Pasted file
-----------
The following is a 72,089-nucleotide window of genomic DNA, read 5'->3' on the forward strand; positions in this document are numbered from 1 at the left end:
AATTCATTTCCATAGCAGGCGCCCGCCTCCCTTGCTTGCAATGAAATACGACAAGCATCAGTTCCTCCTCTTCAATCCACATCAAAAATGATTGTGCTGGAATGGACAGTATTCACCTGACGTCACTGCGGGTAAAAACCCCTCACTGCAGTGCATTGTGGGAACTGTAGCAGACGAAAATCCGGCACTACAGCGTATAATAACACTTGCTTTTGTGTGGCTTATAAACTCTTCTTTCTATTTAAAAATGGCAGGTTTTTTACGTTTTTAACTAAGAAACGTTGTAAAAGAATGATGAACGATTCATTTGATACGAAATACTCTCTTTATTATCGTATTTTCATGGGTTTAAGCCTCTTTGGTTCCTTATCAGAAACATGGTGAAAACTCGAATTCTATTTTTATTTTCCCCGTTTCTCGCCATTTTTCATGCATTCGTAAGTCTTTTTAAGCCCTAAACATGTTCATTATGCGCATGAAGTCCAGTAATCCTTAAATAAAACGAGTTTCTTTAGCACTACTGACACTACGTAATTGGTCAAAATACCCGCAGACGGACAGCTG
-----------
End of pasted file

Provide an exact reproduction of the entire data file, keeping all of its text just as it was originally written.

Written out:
The following is a 72,089-nucleotide window of genomic DNA, read 5'->3' on the forward strand; positions in this document are numbered from 1 at the left end:
AATTCATTTCCATAGCAGGCGCCCGCCTCCCTTGCTTGCAATGAAATACGACAAGCATCAGTTCCTCCTCTTCAATCCACATCAAAAATGATTGTGCTGGAATGGACAGTATTCACCTGACGTCACTGCGGGTAAAAACCCCTCACTGCAGTGCATTGTGGGAACTGTAGCAGACGAAAATCCGGCACTACAGCGTATAATAACACTTGCTTTTGTGTGGCTTATAAACTCTTCTTTCTATTTAAAAATGGCAGGTTTTTTACGTTTTTAACTAAGAAACGTTGTAAAAGAATGATGAACGATTCATTTGATACGAAATACTCTCTTTATTATCGTATTTTCATGGGTTTAAGCCTCTTTGGTTCCTTATCAGAAACATGGTGAAAACTCGAATTCTATTTTTATTTTCCCCGTTTCTCGCCATTTTTCATGCATTCGTAAGTCTTTTTAAGCCCTAAACATGTTCATTATGCGCATGAAGTCCAGTAATCCTTAAATAAAACGAGTTTCTTTAGCACTACTGACACTACGTAATTGGTCAAAATACCCGCAGACGGACAGCTG